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Editorial: We were wrong to abandon Chicago’s taxicabs for ride-shares and the city now needs to find a fix

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When Uber and Lyft arrived in Chicago around 2013, we all were seduced by the shiny new thing.

A car would arrive at your digital command in less than five minutes. The driver was likely to be friendlier than the typical exhausted cab driver in a battered vehicle. And, best of all, the ride was subsidized by venture capital and likely to be only four or five bucks for a short hop, far cheaper than a metered cab. You could even get to the airport for less than 30 bucks from most parts of the city.

Chicagoans starting selling their cars, giving up their parking spaces and the city’s brutal parking meter scam, and vowing to henceforth Uber everywhere.

And cabdrivers found themselves in a world of hurt. Many of them are recent immigrants and all are subject to a punishing raft of city regulations.

The tech companies had lobbyists and friends in City Hall. The solo taxi owners and drivers were a fractured group with competing interests and little clout. Most of the entrepreneurial drivers who had borrowed money for a $700,000 City of Chicago medallion found themselves holding a clump of metal that had shrunk to a value of no more than $25,000, devastating their fiscal health. It’s well documented by now that certain speculators manipulated the medallion market at the expense of the driver-owners. Nobody cared much, let alone did much, for the little guys in Chicago.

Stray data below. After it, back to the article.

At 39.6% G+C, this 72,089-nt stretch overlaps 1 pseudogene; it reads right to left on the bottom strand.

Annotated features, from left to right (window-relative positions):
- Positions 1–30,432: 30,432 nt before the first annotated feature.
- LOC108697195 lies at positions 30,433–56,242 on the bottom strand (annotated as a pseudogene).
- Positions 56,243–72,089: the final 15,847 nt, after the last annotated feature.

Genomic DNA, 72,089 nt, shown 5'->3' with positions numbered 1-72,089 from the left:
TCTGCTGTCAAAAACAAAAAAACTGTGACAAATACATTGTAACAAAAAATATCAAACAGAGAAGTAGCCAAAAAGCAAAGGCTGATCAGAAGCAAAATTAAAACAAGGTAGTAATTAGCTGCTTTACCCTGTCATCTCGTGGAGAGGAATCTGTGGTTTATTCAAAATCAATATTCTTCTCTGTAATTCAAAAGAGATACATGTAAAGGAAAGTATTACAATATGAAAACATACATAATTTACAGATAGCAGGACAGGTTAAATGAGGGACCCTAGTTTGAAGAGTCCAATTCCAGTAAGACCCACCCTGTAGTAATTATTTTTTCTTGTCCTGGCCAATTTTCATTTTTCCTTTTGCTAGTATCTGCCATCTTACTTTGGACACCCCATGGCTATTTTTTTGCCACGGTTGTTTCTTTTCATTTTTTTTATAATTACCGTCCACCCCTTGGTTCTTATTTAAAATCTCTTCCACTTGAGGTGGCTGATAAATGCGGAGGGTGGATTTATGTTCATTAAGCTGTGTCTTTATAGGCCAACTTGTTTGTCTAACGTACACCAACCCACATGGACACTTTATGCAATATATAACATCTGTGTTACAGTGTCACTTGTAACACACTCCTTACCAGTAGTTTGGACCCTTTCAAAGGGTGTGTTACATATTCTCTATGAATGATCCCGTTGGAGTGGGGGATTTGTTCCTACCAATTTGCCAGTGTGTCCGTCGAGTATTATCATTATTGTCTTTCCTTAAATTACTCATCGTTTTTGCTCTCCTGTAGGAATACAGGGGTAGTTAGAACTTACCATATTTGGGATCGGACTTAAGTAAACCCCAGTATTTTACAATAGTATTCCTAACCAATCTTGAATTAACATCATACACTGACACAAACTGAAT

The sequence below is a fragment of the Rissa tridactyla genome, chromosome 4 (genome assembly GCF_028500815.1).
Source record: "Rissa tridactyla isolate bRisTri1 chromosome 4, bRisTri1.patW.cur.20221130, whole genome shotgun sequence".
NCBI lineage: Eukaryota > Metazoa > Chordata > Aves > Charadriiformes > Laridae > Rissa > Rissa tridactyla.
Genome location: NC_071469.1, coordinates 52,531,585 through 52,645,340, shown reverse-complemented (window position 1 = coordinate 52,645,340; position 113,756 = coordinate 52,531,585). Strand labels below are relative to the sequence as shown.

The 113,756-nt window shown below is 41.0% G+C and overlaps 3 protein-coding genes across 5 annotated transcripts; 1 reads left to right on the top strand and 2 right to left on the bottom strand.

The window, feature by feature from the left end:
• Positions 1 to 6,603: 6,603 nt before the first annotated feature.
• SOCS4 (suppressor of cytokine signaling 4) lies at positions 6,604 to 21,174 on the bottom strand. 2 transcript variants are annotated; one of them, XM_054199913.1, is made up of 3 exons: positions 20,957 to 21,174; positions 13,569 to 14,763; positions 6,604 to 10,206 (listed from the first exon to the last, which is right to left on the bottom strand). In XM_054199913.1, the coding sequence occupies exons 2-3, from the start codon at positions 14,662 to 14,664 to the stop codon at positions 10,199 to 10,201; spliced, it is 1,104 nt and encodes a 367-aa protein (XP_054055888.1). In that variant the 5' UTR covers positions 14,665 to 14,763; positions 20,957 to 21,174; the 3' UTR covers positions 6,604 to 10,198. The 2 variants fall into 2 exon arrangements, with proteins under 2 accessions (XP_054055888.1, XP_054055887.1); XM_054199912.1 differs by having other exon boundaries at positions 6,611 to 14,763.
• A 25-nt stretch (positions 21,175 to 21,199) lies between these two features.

Now, we’re all paying the price.

Thanks to a shortage of drivers, that cramped Uber ride to O’Hare might........

© Chicago Tribune

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